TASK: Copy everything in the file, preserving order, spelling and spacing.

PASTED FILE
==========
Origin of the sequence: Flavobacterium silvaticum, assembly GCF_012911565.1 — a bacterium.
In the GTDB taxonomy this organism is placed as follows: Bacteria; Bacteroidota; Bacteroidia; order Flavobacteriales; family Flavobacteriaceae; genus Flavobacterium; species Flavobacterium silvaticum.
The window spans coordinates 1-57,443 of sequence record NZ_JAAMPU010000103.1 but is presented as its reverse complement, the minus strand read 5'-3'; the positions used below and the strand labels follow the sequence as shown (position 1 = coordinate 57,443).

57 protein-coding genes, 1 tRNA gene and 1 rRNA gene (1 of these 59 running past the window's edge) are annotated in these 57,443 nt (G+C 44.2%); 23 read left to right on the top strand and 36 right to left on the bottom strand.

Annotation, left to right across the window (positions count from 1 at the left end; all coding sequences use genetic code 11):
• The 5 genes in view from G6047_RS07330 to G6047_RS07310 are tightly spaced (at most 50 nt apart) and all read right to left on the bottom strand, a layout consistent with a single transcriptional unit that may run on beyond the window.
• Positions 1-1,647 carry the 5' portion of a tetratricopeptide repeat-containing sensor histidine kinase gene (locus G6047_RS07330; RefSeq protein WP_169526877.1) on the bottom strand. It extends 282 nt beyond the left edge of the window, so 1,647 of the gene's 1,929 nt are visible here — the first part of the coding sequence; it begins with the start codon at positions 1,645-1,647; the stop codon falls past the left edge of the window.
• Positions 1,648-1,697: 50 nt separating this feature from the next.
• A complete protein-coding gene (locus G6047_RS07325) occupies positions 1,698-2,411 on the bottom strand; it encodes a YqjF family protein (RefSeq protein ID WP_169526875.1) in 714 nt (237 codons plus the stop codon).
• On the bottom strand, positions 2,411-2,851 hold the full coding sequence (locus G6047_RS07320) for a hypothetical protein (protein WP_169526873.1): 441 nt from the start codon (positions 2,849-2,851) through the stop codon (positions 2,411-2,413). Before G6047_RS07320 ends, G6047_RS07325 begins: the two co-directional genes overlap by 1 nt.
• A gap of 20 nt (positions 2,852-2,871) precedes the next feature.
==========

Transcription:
Origin of the sequence: Flavobacterium silvaticum, assembly GCF_012911565.1 — a bacterium.
In the GTDB taxonomy this organism is placed as follows: Bacteria; Bacteroidota; Bacteroidia; order Flavobacteriales; family Flavobacteriaceae; genus Flavobacterium; species Flavobacterium silvaticum.
The window spans coordinates 1-57,443 of sequence record NZ_JAAMPU010000103.1 but is presented as its reverse complement, the minus strand read 5'-3'; the positions used below and the strand labels follow the sequence as shown (position 1 = coordinate 57,443).

57 protein-coding genes, 1 tRNA gene and 1 rRNA gene (1 of these 59 running past the window's edge) are annotated in these 57,443 nt (G+C 44.2%); 23 read left to right on the top strand and 36 right to left on the bottom strand.

Annotation, left to right across the window (positions count from 1 at the left end; all coding sequences use genetic code 11):
• The 5 genes in view from G6047_RS07330 to G6047_RS07310 are tightly spaced (at most 50 nt apart) and all read right to left on the bottom strand, a layout consistent with a single transcriptional unit that may run on beyond the window.
• Positions 1-1,647 carry the 5' portion of a tetratricopeptide repeat-containing sensor histidine kinase gene (locus G6047_RS07330; RefSeq protein WP_169526877.1) on the bottom strand. It extends 282 nt beyond the left edge of the window, so 1,647 of the gene's 1,929 nt are visible here — the first part of the coding sequence; it begins with the start codon at positions 1,645-1,647; the stop codon falls past the left edge of the window.
• Positions 1,648-1,697: 50 nt separating this feature from the next.
• A complete protein-coding gene (locus G6047_RS07325) occupies positions 1,698-2,411 on the bottom strand; it encodes a YqjF family protein (RefSeq protein ID WP_169526875.1) in 714 nt (237 codons plus the stop codon).
• On the bottom strand, positions 2,411-2,851 hold the full coding sequence (locus G6047_RS07320) for a hypothetical protein (protein WP_169526873.1): 441 nt from the start codon (positions 2,849-2,851) through the stop codon (positions 2,411-2,413). Before G6047_RS07320 ends, G6047_RS07325 begins: the two co-directional genes overlap by 1 nt.
• A gap of 20 nt (positions 2,852-2,871) precedes the next feature.